Futue Te Ipsum - Angel With Many Faces by Vaina

Release date: March 4, 2022
Label: Aesthetic Death

Done right (or wrong), black metal in a live environment is a curious beast. The theatricality, the sense of ritual and the sheer emotional intensity can stir a person to their core or reduce them to wry, mocking smirks. It’s no wonder, then, that so many bands simply don’t take that risk and commit solely to studio output. For Finland’s Vaina, their first live experience was confrontational, bizarre and a quixotic mix of genius and disaster but it did, in turn, inspire their second full-length so it can’t have been all bad.

Playing out more like an hour-long ceremony than a traditional ‘metal’ album, it feels a little cheap to call this metal at all. Rather, Vaina take an intuitive, perhaps holistic, approach to the core ethos of black metal. They see fit to cull elements from disparate realms – dark ambient, EBM, black metal and even shades of funk, hip-hop and world music – and allow them to twist and intermingle, a tentacular nightmare realm of sound and darkness, and in this way they craft something that adheres to the spirit of the genre, if not to its form.

The more obvious traits of the form are evident – screeching, animalistic howls; the sharp, metronomic rattle of blastbeats; tremolo-picked riffs that flow with an old-world sense ofgrandeur – but even at their most obvious, there’s a sense of purpose that continually pulls it from the beaten path. When synths are added into the mix, there’s something noticeably artificial about them. There’s no attempt to mould them into something more human but rather, their cold and sterile nature is embraced, allowed to twist the compositions into dreamlike journeys through the void.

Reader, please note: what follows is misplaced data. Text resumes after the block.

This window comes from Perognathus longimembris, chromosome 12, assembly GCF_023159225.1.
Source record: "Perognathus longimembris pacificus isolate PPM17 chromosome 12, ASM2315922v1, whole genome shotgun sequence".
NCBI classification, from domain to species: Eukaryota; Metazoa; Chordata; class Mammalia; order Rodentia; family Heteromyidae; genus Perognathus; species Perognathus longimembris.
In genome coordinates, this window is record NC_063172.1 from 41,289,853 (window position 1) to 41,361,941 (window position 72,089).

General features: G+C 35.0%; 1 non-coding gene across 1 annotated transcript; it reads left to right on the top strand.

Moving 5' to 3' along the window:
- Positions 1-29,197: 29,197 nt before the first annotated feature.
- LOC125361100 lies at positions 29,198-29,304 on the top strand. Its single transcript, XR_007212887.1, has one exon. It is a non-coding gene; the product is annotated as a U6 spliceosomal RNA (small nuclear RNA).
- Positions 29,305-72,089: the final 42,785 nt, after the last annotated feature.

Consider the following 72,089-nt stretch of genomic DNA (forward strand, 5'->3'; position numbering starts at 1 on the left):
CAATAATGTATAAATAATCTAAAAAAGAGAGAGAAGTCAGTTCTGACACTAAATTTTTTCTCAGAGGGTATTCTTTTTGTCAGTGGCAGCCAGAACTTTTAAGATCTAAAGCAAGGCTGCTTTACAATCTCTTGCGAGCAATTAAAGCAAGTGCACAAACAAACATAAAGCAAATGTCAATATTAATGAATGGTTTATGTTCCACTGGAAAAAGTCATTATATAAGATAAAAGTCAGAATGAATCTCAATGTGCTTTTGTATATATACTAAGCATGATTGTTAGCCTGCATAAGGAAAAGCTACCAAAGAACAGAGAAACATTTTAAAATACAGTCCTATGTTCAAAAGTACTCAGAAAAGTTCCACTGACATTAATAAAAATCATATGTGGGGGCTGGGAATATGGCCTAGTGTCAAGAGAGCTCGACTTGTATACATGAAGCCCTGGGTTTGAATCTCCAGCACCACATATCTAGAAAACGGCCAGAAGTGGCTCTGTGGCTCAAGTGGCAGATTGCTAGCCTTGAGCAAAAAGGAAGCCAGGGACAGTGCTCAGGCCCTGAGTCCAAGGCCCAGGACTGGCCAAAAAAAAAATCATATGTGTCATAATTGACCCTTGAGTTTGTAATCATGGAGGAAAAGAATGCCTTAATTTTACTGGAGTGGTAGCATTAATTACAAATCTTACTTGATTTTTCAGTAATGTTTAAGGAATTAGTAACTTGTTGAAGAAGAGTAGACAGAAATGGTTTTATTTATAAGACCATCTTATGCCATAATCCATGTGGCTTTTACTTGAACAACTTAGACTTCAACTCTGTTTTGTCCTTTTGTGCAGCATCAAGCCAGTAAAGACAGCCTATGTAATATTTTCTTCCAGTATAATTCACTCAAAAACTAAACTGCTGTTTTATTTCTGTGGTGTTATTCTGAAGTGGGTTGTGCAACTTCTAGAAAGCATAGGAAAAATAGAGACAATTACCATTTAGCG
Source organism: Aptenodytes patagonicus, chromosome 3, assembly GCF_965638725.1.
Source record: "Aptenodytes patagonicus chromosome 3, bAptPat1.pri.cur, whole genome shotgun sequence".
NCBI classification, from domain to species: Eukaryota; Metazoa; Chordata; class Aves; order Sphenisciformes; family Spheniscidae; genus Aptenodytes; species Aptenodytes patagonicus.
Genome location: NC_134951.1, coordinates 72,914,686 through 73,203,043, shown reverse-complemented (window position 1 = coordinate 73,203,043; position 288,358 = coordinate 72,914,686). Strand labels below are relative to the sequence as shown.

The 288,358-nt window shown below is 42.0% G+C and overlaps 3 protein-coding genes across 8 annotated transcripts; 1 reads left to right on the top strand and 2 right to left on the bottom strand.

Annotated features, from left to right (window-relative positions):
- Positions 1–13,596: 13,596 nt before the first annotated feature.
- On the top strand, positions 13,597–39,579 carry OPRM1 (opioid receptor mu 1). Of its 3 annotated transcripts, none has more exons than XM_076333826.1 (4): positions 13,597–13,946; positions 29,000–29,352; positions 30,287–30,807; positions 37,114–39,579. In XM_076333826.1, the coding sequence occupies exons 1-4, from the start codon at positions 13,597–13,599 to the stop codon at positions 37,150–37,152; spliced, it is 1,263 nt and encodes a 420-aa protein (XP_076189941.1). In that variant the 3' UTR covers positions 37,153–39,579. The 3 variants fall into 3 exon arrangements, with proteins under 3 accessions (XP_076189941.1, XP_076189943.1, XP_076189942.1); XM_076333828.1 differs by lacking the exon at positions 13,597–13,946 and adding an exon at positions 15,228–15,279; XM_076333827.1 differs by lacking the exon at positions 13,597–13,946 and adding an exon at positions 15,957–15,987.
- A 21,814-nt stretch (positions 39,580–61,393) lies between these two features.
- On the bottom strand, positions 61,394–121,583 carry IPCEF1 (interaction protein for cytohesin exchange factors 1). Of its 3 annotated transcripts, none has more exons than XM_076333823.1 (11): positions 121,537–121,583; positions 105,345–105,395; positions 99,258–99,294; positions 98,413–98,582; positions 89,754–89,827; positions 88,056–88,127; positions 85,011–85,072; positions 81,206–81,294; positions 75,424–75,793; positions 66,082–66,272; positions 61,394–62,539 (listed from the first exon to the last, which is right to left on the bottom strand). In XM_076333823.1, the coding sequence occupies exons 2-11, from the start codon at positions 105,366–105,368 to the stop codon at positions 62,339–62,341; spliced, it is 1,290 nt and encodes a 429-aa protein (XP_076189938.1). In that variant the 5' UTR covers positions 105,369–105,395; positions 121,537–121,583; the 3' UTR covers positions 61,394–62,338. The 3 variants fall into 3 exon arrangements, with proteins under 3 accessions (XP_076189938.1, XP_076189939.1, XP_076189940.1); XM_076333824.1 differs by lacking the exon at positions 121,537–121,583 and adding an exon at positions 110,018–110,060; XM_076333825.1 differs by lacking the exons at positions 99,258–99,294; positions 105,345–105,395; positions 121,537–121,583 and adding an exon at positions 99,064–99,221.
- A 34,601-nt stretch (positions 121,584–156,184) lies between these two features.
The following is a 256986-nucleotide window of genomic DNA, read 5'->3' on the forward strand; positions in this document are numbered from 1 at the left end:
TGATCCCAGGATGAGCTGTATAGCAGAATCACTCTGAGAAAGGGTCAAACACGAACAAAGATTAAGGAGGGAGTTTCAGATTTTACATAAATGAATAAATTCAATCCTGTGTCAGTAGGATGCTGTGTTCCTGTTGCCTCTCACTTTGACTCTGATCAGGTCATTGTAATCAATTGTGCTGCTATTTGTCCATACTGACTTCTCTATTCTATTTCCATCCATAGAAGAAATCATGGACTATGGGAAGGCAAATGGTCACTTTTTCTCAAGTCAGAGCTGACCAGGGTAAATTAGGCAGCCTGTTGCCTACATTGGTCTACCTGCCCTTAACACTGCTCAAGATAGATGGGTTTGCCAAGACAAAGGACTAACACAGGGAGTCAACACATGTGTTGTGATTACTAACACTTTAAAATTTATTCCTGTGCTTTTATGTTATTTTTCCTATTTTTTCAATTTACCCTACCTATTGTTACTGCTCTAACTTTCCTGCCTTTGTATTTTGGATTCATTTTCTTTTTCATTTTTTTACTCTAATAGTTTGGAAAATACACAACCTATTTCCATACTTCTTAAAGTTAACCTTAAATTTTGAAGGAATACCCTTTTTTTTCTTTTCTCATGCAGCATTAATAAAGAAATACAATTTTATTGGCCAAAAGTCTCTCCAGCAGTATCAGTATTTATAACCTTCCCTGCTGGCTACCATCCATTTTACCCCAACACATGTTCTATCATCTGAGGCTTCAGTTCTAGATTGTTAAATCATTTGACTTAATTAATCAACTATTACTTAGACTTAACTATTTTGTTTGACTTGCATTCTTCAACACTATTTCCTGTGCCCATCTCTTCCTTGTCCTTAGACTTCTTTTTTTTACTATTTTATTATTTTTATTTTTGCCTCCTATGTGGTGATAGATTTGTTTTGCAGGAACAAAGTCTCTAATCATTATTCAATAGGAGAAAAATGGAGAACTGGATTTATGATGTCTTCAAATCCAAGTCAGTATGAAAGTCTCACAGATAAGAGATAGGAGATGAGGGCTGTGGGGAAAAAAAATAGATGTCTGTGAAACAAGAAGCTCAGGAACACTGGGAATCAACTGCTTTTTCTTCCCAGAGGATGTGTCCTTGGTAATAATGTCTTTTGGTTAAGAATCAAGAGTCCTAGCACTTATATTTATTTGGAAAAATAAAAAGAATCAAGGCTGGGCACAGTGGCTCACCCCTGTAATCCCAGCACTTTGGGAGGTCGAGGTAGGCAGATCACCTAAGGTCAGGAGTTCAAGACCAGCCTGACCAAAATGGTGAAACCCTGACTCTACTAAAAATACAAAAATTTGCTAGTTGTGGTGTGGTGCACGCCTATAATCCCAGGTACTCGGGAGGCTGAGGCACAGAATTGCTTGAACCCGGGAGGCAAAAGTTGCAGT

These elements are sometimes given full rein, like in the pulsing EBM-oriented ‘ABOUT:BLANK’, a 4-on-the-floor banger just alien enough to fit right at home here, or used to a more chilling effect. In the case of ‘πυραμίς’, it lends the sparse piano melodies and vast, open spaces the tranquillity of being adrift at sea, or maybe more appropriately lost in space, drifting with nothing to grasp or focus on, while ‘HCN’ allows it to add colour, fleeting sparks of light among the crawling basswork and rhythmic clatter of bass drums, but it’s omnipresent and goes beyond the functional, tightly intertwining to become as integral to the music as word or melody.

To be blunt, trying to sum up what Vaina have achieved with Futue Te Ipsum is near impossible, and it feels like to do so would go against the very soul of the record. It’s a labyrinthine work, one where corridors sprout seemingly at will and serve only to draw the listener deeper into darkness, confusion and, if they are lucky, realisation. It speaks as directly to the psyche as it does to the cosmos and it’s one of the few records in recent years that feels like, no matter how many listens you give it, there will always be something more to gleam.

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